What I’ve always loved most about music is that you can create something that feels so personal, and have it end up becoming personal to somebody else, too. Megan Davies has a feel for music like that.

I’m not really sure where it comes from, but I think maybe it’s related to her experience in covers, which is where she found her first big audience.

I’ve always been captivated by good cover performances, because the best ones are delivered with striking emotion. Watch a good cover video, and you can feel the honesty it takes to sing someone else’s words with so much conviction, like they’re a personal story.

“Doesn’t Matter”, Megan’s newest single, is a song that connects in that way. It’ll have you reliving your own memories pretty quickly, even if Megan’s singing about hers.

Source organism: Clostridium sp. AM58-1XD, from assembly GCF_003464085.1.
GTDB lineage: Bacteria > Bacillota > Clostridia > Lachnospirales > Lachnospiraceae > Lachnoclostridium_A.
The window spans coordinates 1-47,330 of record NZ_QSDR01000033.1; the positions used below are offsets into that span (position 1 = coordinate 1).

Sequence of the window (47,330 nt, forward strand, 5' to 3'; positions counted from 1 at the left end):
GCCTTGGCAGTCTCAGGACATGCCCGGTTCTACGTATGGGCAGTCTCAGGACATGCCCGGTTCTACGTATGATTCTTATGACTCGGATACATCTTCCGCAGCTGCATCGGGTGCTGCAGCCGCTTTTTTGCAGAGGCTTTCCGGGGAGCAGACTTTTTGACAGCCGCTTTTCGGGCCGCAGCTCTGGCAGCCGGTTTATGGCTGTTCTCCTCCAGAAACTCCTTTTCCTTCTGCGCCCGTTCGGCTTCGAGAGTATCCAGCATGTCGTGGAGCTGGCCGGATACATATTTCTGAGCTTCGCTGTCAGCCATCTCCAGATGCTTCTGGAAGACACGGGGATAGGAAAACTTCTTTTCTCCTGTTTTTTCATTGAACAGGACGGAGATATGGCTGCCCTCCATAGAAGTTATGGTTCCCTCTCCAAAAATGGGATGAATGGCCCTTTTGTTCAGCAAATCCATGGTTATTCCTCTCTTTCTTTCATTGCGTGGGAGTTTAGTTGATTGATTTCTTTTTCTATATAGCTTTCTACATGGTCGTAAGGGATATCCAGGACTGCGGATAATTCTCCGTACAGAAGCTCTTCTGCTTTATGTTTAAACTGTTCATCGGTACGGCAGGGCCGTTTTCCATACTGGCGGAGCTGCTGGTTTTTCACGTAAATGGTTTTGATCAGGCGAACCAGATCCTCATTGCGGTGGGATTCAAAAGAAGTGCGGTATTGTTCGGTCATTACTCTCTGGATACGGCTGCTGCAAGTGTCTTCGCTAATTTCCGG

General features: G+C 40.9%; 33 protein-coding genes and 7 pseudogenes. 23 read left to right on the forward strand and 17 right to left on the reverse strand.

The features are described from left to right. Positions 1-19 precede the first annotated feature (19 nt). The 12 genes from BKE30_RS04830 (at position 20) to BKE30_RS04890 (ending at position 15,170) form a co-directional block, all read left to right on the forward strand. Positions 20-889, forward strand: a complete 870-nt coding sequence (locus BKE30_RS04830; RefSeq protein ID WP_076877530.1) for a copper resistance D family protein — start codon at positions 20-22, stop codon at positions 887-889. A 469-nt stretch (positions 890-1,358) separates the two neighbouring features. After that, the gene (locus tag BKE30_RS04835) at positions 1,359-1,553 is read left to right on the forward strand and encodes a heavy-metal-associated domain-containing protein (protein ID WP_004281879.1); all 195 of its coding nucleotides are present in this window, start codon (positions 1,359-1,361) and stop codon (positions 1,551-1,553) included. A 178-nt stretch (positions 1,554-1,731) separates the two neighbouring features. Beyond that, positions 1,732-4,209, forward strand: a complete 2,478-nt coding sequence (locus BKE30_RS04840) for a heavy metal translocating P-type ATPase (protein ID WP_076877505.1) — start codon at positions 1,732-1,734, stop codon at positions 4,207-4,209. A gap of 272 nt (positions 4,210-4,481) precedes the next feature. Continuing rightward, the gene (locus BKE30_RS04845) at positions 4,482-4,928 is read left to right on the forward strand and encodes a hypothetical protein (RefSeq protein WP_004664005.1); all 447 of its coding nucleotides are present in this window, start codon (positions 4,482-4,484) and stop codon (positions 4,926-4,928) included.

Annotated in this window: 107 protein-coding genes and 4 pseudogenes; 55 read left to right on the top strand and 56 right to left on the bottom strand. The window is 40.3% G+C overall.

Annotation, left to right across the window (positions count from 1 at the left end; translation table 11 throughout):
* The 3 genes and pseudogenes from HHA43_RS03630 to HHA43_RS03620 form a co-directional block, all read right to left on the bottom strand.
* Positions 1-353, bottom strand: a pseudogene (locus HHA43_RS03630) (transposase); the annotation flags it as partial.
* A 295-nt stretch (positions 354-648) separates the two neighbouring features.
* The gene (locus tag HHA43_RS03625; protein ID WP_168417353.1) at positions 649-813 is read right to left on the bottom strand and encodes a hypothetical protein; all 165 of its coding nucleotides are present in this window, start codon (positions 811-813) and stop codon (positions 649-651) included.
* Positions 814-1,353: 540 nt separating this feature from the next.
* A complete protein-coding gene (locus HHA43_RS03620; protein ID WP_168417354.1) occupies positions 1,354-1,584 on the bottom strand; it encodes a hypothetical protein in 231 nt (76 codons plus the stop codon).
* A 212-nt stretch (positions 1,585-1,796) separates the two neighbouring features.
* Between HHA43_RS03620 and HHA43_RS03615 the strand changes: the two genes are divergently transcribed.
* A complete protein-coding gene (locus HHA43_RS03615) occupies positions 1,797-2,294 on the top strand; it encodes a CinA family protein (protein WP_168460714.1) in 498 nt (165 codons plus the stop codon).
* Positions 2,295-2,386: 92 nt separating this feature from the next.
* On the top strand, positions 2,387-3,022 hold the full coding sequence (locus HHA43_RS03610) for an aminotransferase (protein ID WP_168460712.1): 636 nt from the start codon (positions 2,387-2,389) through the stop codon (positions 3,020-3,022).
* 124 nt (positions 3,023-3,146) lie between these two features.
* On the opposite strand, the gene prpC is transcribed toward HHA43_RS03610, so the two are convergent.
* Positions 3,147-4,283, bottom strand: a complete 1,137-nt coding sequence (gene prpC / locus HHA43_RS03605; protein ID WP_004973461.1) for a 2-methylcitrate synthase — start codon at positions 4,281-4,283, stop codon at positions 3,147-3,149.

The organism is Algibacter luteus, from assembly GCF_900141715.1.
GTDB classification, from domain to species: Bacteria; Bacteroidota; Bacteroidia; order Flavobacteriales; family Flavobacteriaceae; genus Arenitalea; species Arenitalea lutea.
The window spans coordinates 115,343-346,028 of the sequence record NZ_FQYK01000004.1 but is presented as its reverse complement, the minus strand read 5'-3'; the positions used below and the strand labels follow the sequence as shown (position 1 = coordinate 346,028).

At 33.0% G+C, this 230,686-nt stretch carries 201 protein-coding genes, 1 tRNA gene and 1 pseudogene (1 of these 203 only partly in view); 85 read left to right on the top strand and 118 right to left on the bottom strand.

Because it’s about painfully familiar feelings: the fear of rejection, the ache of not belonging, the insecurity of growing up. But it’s about hope, too: that the things that feel so heavy when you’re in them won’t stay on your shoulders forever.

So, yeah – if you’ve lived through high school, this is your song.

Sonically, it’s a pretty cool direction for Megan – a lot of her covers are acoustic, centered on guitars and vocals. This song keeps that center, but grows from there, too, with layers of strings, synths, and electric effects tastefully added until things are practically cinematic.

It’s a big sound. Which is fitting, because memories are big in your head. This song does justice to that, and so does the video, which will get you in your feelings and then make you want to dance.